[Lift Cylinder]

The following will describe the details of the lift cylinder 50 with reference to FIGS. 3 and 4. FIG. 4 is an enlarged view of the lift cylinder 50 of FIG. 1. The lift cylinder 50 is a fluid pressure cylinder, or, more particularly, a hydraulic cylinder. The lift cylinder 50 is connected to a hydraulic supply means (e. g. an oil pump operated by an engine) through a control valve (e. g. an electromagnetic valve). The control valve is controlled so as to be opened and closed by a control means (e. g. a microcomputer type controller). The hydraulic supply means, the control valve, and the control means are not shown in the drawings.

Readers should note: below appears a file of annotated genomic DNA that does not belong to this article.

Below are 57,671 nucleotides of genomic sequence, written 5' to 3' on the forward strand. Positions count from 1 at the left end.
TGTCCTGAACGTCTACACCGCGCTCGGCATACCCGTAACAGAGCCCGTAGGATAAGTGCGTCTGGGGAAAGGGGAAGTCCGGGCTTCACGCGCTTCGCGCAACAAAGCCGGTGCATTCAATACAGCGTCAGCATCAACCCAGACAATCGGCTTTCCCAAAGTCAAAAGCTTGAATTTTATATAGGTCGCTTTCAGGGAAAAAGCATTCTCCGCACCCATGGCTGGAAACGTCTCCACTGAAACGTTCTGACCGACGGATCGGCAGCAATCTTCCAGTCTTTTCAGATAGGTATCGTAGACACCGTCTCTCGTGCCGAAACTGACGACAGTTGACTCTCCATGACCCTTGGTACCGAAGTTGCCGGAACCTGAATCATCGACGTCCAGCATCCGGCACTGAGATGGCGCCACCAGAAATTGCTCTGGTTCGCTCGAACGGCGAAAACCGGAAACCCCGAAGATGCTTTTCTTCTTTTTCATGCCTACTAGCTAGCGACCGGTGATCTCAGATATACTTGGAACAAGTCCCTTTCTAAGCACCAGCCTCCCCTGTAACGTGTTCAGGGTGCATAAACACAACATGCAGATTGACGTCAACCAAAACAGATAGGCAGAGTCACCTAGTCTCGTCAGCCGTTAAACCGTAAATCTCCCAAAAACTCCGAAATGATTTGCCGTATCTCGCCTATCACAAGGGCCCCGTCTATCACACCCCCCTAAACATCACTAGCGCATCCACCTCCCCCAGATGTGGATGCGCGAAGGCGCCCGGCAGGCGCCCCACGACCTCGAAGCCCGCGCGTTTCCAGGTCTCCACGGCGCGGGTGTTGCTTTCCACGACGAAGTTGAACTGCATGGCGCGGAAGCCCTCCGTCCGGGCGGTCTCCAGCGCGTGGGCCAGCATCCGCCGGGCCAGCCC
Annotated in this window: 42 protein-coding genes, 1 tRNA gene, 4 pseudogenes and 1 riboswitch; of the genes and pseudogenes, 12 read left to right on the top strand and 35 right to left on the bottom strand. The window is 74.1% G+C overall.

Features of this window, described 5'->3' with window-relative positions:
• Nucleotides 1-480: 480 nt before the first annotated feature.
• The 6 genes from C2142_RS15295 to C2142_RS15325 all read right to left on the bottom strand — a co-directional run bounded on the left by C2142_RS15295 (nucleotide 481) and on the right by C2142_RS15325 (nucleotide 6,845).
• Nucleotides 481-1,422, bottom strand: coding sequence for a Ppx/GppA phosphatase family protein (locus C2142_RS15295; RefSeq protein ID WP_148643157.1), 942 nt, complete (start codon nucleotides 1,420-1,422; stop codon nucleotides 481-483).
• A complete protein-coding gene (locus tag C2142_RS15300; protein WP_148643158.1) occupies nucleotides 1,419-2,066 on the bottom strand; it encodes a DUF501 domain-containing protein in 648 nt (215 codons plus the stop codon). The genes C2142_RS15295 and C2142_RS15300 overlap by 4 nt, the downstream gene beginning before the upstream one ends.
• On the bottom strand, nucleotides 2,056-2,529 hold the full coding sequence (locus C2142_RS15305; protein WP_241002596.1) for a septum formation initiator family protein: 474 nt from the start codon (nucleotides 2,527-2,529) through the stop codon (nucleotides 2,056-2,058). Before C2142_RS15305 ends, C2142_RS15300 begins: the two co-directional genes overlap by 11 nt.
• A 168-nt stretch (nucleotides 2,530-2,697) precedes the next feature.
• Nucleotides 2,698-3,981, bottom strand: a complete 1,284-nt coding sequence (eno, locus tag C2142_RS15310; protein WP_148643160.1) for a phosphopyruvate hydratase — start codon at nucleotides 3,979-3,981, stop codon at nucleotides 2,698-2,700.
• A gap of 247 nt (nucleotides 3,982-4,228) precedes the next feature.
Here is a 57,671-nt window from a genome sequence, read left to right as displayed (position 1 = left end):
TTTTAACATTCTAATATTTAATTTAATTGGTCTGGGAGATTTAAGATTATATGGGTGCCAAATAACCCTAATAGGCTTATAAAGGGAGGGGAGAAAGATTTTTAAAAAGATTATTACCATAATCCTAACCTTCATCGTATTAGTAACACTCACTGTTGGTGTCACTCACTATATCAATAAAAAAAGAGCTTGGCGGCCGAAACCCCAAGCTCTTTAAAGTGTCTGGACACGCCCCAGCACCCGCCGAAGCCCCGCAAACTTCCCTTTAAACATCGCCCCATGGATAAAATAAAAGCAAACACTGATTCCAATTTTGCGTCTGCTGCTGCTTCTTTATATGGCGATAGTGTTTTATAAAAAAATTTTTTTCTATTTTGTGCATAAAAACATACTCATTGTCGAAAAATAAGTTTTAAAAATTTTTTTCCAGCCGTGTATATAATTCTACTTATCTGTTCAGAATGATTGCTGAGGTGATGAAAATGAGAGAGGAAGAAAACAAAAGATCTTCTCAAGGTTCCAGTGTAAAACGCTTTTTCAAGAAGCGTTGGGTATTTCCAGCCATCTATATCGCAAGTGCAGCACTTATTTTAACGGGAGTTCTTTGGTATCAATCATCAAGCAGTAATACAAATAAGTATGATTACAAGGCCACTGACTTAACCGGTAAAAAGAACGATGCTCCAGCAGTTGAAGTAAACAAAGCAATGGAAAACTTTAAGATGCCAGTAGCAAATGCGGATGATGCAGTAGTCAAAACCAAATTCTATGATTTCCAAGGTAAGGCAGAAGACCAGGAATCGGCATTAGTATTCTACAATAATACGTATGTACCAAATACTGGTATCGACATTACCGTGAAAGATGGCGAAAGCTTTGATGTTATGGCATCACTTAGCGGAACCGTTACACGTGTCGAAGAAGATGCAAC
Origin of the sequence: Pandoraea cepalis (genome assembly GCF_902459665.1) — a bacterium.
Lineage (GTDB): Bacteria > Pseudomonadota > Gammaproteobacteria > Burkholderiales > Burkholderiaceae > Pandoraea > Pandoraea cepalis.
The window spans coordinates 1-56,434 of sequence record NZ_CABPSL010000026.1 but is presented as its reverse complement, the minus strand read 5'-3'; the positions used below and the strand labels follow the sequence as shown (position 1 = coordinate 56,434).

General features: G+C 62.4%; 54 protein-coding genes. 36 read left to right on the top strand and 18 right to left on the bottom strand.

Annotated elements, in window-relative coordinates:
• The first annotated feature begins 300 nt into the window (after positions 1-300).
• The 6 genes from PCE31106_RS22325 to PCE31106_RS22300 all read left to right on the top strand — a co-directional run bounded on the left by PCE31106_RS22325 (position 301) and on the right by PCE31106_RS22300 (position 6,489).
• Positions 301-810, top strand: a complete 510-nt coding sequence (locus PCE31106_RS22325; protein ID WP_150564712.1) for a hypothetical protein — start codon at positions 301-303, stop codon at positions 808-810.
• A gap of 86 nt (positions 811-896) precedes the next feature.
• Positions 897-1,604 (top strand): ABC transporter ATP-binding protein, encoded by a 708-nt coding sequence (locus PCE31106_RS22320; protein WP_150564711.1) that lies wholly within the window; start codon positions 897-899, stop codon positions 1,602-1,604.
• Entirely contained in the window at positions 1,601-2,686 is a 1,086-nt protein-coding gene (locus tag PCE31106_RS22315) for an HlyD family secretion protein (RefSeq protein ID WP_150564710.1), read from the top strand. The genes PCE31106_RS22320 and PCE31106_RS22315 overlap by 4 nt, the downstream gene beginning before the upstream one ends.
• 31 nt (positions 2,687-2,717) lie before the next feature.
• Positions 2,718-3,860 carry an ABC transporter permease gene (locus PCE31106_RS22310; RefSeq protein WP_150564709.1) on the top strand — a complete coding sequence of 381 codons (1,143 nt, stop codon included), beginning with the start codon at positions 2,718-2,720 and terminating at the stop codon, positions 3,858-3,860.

As shown in FIG. 3, the lift cylinder 50 includes a piston 53, a bar-shaped piston rod 52, and a cylinder tube 51. The piston rod 52 is fixed to the piston 53. The cylinder tube 51 includes a bottom portion 51A, a side wall portion 51B, and a support plate 51C. It is noted that the axial opposite ends of the side wall portion 51B (the cylinder tube 51, or the lift cylinder 50) are designated as a bottom-side and frame-side (top-side). The bottom side is adjacent to the bottom portion 51A, or adjacent to the lift arm 11. The frame side is adjacent to the main frame 2. The support plate 51C has an insertion hole, and one end of the piston rod 52 is inserted in the cylinder tube 51 through the insertion hole of the support plate 51C. The piston 53 has an annular seal ring 53P for preventing oil leakage at the periphery thereof. The seal ring 53P is made of rubber. When the lift cylinder 50 is assembled, the piston 53 and the end portion of the piston rod 52 are inserted in the cylinder tube 51. In this state, the piston 53 and the piston rod 52 are slidable with respect to the cylinder tube 51 in the axial direction of the cylinder tube 51. The outer circumference of the piston 53 and the inner circumference of the cylinder tube 51 are in slide contact with each other when the piston rod 52 and the piston 53 are moved.